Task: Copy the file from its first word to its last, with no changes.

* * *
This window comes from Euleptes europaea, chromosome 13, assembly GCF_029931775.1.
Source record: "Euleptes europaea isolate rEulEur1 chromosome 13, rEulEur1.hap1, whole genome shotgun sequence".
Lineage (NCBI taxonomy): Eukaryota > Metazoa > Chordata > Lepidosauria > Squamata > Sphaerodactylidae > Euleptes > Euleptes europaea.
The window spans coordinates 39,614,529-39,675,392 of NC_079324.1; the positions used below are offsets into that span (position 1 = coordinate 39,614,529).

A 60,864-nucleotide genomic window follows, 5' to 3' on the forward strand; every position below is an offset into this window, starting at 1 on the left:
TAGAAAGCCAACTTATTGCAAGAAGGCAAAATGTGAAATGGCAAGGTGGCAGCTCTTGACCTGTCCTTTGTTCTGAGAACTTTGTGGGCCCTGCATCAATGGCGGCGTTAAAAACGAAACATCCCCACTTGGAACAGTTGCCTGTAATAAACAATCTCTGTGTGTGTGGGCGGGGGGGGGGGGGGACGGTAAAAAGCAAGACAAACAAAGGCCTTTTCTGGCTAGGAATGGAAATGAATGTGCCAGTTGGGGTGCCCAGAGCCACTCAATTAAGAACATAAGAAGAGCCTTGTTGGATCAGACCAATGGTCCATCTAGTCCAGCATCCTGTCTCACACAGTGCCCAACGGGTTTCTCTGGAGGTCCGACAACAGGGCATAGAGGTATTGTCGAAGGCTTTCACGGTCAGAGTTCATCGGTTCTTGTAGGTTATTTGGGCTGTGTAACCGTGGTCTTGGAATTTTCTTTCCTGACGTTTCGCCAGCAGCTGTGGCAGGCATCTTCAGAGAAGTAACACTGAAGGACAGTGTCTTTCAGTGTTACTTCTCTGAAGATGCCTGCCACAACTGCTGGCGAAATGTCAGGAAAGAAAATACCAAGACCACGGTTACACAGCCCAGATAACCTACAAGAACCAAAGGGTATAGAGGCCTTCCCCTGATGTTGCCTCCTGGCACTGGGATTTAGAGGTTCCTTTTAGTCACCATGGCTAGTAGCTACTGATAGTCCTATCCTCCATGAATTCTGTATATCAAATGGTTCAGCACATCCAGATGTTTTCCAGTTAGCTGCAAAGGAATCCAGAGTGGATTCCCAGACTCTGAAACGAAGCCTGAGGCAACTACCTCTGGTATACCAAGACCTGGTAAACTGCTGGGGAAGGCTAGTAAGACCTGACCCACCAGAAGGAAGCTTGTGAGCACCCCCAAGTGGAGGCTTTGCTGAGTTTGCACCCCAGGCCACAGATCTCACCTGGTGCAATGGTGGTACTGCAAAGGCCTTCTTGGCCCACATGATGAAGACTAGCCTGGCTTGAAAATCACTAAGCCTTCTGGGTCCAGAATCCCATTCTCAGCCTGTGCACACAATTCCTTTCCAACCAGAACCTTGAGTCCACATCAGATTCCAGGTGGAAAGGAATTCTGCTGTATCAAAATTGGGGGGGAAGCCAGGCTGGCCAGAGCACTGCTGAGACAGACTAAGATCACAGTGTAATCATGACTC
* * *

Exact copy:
This window comes from Euleptes europaea, chromosome 13, assembly GCF_029931775.1.
Source record: "Euleptes europaea isolate rEulEur1 chromosome 13, rEulEur1.hap1, whole genome shotgun sequence".
Lineage (NCBI taxonomy): Eukaryota > Metazoa > Chordata > Lepidosauria > Squamata > Sphaerodactylidae > Euleptes > Euleptes europaea.
The window spans coordinates 39,614,529-39,675,392 of NC_079324.1; the positions used below are offsets into that span (position 1 = coordinate 39,614,529).

A 60,864-nucleotide genomic window follows, 5' to 3' on the forward strand; every position below is an offset into this window, starting at 1 on the left:
TAGAAAGCCAACTTATTGCAAGAAGGCAAAATGTGAAATGGCAAGGTGGCAGCTCTTGACCTGTCCTTTGTTCTGAGAACTTTGTGGGCCCTGCATCAATGGCGGCGTTAAAAACGAAACATCCCCACTTGGAACAGTTGCCTGTAATAAACAATCTCTGTGTGTGTGGGCGGGGGGGGGGGGGGACGGTAAAAAGCAAGACAAACAAAGGCCTTTTCTGGCTAGGAATGGAAATGAATGTGCCAGTTGGGGTGCCCAGAGCCACTCAATTAAGAACATAAGAAGAGCCTTGTTGGATCAGACCAATGGTCCATCTAGTCCAGCATCCTGTCTCACACAGTGCCCAACGGGTTTCTCTGGAGGTCCGACAACAGGGCATAGAGGTATTGTCGAAGGCTTTCACGGTCAGAGTTCATCGGTTCTTGTAGGTTATTTGGGCTGTGTAACCGTGGTCTTGGAATTTTCTTTCCTGACGTTTCGCCAGCAGCTGTGGCAGGCATCTTCAGAGAAGTAACACTGAAGGACAGTGTCTTTCAGTGTTACTTCTCTGAAGATGCCTGCCACAACTGCTGGCGAAATGTCAGGAAAGAAAATACCAAGACCACGGTTACACAGCCCAGATAACCTACAAGAACCAAAGGGTATAGAGGCCTTCCCCTGATGTTGCCTCCTGGCACTGGGATTTAGAGGTTCCTTTTAGTCACCATGGCTAGTAGCTACTGATAGTCCTATCCTCCATGAATTCTGTATATCAAATGGTTCAGCACATCCAGATGTTTTCCAGTTAGCTGCAAAGGAATCCAGAGTGGATTCCCAGACTCTGAAACGAAGCCTGAGGCAACTACCTCTGGTATACCAAGACCTGGTAAACTGCTGGGGAAGGCTAGTAAGACCTGACCCACCAGAAGGAAGCTTGTGAGCACCCCCAAGTGGAGGCTTTGCTGAGTTTGCACCCCAGGCCACAGATCTCACCTGGTGCAATGGTGGTACTGCAAAGGCCTTCTTGGCCCACATGATGAAGACTAGCCTGGCTTGAAAATCACTAAGCCTTCTGGGTCCAGAATCCCATTCTCAGCCTGTGCACACAATTCCTTTCCAACCAGAACCTTGAGTCCACATCAGATTCCAGGTGGAAAGGAATTCTGCTGTATCAAAATTGGGGGGGAAGCCAGGCTGGCCAGAGCACTGCTGAGACAGACTAAGATCACAGTGTAATCATGACTC